I've been running and homebrewing Eberron for 5e for several years now, so I was ecstatic to see this get an official release. Now that I've had to opportunity to full disgest it, I figured I would give my feedback on the mechanics here.
I had originally been resistant to the idea of dragonmarks as subraces when I first heard about it, because I was laboring under the assumption that the dragonmarks still worked like they did in the original Unearthed Arcana article about Eberron, where the dragonmarks just gave a few castings of a spell as is. In my homebrew I had decided to give all characters a bonus feat at 1st level to accomodate for what I felt was the necessity of allowing all races to start with a dragonmark if one was available to them.
But! In their current form, as fully-fledged subraces with their own Ability Score Increases and whole suites of abilities, I am loving it. It makes so much sense, and it really makes the world of Eberron "fit" into 5th Edition seemlessly without having to tweak game rules (like granting a bonus feat).
There are only two things missing from the dragonmark rules:
- The ability to suddenly, spontaneously develop a dragonmark (other than an aberrant mark) at higher levels, due to the story concept of delayed manifestation until later in life. I understand that we might be getting this in the upcoming Morgrave Miscellany product, so that will be great to have!
- The ability to play an Aberrant Dragonmark from level one. Currently only humans can do it. Perhaps there should be a rule that states you can give up +2 or +1/+1 of your racial ability bonuses to take the Aberrant Mark feat, to represent the negative aspect of having an Aberrant Mark causing pain or madness (sacrificed physical or mental ability scores). Whatever is ultimately decided, I think there needs to be mechanical support for the background of having had an Aberrant Mark already for a while when you start the game.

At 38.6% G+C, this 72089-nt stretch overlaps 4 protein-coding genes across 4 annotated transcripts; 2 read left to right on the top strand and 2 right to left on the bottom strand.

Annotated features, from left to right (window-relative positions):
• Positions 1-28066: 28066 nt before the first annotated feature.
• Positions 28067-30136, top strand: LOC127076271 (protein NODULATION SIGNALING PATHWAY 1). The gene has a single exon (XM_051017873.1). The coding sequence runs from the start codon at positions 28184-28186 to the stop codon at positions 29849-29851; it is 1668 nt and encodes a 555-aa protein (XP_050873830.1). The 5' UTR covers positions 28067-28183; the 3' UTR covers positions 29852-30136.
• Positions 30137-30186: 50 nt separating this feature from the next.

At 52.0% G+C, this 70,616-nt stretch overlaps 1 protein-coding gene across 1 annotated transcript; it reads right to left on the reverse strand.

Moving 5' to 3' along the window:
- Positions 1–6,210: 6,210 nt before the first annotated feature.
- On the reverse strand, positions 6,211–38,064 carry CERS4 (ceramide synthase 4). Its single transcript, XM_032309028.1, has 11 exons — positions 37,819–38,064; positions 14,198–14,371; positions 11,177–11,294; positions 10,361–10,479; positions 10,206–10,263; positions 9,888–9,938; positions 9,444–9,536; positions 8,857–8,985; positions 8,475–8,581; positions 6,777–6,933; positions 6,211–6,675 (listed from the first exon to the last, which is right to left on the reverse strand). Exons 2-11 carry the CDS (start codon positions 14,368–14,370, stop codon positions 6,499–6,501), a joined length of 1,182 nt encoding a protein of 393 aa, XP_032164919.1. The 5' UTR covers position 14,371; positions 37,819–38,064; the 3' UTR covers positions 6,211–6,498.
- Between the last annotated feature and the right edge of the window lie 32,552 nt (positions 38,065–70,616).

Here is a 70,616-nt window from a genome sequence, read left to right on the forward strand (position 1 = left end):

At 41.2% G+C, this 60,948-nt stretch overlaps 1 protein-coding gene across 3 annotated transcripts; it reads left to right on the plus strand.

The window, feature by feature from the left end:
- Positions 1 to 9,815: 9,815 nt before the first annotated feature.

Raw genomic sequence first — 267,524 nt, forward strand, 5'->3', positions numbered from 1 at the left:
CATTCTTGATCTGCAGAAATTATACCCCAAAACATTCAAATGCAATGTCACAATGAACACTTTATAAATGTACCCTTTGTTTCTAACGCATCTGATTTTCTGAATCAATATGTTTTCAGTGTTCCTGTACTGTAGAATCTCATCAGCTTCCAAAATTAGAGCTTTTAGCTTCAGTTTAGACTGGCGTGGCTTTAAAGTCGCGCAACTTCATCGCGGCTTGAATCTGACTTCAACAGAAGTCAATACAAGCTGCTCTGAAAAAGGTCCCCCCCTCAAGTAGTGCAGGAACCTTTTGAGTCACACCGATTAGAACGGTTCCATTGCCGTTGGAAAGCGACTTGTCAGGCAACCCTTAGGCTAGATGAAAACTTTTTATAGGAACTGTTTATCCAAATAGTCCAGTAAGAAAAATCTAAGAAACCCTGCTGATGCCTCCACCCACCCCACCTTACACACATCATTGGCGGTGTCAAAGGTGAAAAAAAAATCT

Unique Eberron Races
I am digging all the updates to the main 4 unique Eberron races (didn't really expect to see the Daelkyr half-blood, haha). The kalashtar look great, and it is really interesting to see Keith's thoughts on Changeling personas being given mechanical weight. The Shifter looks good too, and I'm hoping we'll see more of their classic Traits being included in future updates to the WGtE.
So, that leads me to the Warforged.
Now, we can talk about how I feel about them being mechnaically humanoid and not constructs, and gaining full effect from healing, but that's all opinion and I wouldn't blame you for not caring about my opinon.
However, Integrated Armor is game breaking because it makes one simple mechanical error: It assumes it has to replace magical armor that all other PCs are getting.
In 5e, the system math DOES NOT ASSUME such a thing ever happens. If this Warforged racial trait takes magical armor into consideration, it will be the only mechanical element for players to specifically take into account the aquisition of magic items. This is a mistake.
The better course of action would be to design Integrated Armor as if it has to keep up with regular armor, maybe provide a minor net +1 bonus over regular armor to make the racial feature an actual perk instead of power neutral. Then if a Warforged wants to improve their Integrated Armor, bring back the Armor Enhancement Disc component from 3rd edition like so:
ARMOR ENHANCEMENT DISC, +1 , +2 , OR +3
Warforged component (requires attunement by a warforged), rare (+1), very rare (+2), or legendary (+3)
When you atttune to this dragonshard-studded metal disk, it becomes embedded in your chest and magically reinforces your body. While it is attached, you have a bonus to AC. The bonus is determined by its rarity.
You need to leave it up to DMs whether they want to deal with warforged with legendarily-high AC. It's not a given that every human fighter will have legendary +3 full plate by level 20.
Other than those critiques, which I hope have been taken in the constructive spirit they were meant, I am INCREDIBLY EXCITED to finally have Eberron for 5th Edition and the Wayfinder's Guide to Eberron is an AMAZING first step back into my favorite D&D world!
[5 of 5 Stars!]